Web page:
I have heard such recent comments as “Just glad to be here” and ” What is better than getting paid to play a game we used to play for free Pepsi from the coaches?” I really enjoy throwing jeers at the visiting players. Like the time the Yankees Paul O’Neil heard “cup check” from most of the people in Section 138 in Rightfield at the Trop. But the most memorable moment was at a recent game. The Indians’ Right fielder , Michael Tucker, was laughing and smirking under that serious veneer. We love the game, and are not afraid to yell at times.
Forget the notion that these guys are spoiled millionaires. The best baseball to me is played at the Trop. Not because of talent, money or even hustle. It is because these (Rays) players still have the hunger, the intense desire to play as they did when they were 10-year olds in the dust bowls of America. I have to end this story now–got a few neighborhood kids who need me to throw some pitches to them.
Unlike (former Ray) Jimmy Morris, I only throw 80-ish on a windy day. But I also sit on that mound dreaming and loving the thought that baseball is safe for these kids to watch for years to come.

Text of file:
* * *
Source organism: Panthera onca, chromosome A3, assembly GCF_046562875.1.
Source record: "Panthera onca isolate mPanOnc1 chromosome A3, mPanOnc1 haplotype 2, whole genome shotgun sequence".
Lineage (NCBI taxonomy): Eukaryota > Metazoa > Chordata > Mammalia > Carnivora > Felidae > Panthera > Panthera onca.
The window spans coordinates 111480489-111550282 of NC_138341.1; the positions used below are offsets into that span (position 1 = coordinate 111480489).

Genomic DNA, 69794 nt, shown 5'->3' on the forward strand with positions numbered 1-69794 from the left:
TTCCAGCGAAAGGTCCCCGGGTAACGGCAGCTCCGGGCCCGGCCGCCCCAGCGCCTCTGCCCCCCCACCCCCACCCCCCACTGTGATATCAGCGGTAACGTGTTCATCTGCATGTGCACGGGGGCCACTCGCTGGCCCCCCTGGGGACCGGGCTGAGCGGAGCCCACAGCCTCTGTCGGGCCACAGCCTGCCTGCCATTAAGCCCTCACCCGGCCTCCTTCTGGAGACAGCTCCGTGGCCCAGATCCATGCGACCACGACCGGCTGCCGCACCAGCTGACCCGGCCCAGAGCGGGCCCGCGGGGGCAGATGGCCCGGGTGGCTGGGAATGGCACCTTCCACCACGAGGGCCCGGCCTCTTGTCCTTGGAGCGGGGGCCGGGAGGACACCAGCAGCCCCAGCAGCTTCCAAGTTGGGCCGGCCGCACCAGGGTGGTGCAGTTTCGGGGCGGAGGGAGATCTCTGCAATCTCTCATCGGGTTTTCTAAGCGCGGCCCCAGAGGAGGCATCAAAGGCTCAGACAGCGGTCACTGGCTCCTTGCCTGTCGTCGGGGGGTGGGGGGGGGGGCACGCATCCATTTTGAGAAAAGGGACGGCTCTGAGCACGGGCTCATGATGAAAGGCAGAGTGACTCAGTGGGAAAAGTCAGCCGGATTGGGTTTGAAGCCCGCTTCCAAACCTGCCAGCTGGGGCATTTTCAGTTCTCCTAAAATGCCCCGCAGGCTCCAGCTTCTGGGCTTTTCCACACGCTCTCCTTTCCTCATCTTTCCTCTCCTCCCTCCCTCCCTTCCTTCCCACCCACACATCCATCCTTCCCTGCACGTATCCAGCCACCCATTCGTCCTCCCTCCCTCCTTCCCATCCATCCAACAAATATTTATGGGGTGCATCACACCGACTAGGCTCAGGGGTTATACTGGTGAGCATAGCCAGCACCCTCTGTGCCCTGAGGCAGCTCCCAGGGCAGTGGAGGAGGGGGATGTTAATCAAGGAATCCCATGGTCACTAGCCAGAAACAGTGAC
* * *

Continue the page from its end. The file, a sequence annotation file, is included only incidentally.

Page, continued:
It was good to see baseball go on. I would have missed the kid-like fans and friends I have met during America’s greatest game.
Got to admit, reading that brought back a flood of emotion and memories of the time with the Rays since Mar 31,1998, to last night’s contest. I still fancy it to any other sport out there, and finally have come to peace with the idea that even if baseball is a business, it is also a pure form of the stride of all of us to compete daily at a high level no matter what our skills are, or our opinions.
To me, baseball has become the great equalizer where a millionaire can sit next to a guy who dig ditches for the City and both will cheer, clap and high-five after a great play. No social nuances or speculations, just great kid-like fascination and wonder of seeing the game played at its highest level with more than few smiles beckoning from ear-to-ear.